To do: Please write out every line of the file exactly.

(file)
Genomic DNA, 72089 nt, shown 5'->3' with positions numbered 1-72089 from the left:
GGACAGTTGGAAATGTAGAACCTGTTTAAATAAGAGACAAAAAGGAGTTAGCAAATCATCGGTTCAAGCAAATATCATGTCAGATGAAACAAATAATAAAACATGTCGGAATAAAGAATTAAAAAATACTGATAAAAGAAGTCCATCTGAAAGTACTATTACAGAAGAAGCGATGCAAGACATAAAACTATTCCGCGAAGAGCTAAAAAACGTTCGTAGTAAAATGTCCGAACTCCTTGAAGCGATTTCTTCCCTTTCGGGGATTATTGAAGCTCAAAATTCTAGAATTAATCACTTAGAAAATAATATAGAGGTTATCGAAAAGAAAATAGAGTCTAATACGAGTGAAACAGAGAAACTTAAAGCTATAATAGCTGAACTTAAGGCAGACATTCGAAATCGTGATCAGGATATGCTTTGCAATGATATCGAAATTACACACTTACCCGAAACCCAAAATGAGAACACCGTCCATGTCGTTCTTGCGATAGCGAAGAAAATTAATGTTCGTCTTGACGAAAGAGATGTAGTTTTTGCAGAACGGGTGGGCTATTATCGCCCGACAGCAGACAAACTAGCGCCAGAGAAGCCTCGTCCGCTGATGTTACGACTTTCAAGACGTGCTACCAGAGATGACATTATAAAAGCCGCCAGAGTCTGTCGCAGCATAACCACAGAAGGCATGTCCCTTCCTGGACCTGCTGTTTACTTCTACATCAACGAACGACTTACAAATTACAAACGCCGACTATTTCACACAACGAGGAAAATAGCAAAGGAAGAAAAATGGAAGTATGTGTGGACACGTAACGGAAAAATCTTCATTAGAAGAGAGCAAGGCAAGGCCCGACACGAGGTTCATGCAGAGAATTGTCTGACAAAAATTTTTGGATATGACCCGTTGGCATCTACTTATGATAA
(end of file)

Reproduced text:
Genomic DNA, 72089 nt, shown 5'->3' with positions numbered 1-72089 from the left:
GGACAGTTGGAAATGTAGAACCTGTTTAAATAAGAGACAAAAAGGAGTTAGCAAATCATCGGTTCAAGCAAATATCATGTCAGATGAAACAAATAATAAAACATGTCGGAATAAAGAATTAAAAAATACTGATAAAAGAAGTCCATCTGAAAGTACTATTACAGAAGAAGCGATGCAAGACATAAAACTATTCCGCGAAGAGCTAAAAAACGTTCGTAGTAAAATGTCCGAACTCCTTGAAGCGATTTCTTCCCTTTCGGGGATTATTGAAGCTCAAAATTCTAGAATTAATCACTTAGAAAATAATATAGAGGTTATCGAAAAGAAAATAGAGTCTAATACGAGTGAAACAGAGAAACTTAAAGCTATAATAGCTGAACTTAAGGCAGACATTCGAAATCGTGATCAGGATATGCTTTGCAATGATATCGAAATTACACACTTACCCGAAACCCAAAATGAGAACACCGTCCATGTCGTTCTTGCGATAGCGAAGAAAATTAATGTTCGTCTTGACGAAAGAGATGTAGTTTTTGCAGAACGGGTGGGCTATTATCGCCCGACAGCAGACAAACTAGCGCCAGAGAAGCCTCGTCCGCTGATGTTACGACTTTCAAGACGTGCTACCAGAGATGACATTATAAAAGCCGCCAGAGTCTGTCGCAGCATAACCACAGAAGGCATGTCCCTTCCTGGACCTGCTGTTTACTTCTACATCAACGAACGACTTACAAATTACAAACGCCGACTATTTCACACAACGAGGAAAATAGCAAAGGAAGAAAAATGGAAGTATGTGTGGACACGTAACGGAAAAATCTTCATTAGAAGAGAGCAAGGCAAGGCCCGACACGAGGTTCATGCAGAGAATTGTCTGACAAAAATTTTTGGATATGACCCGTTGGCATCTACTTATGATAA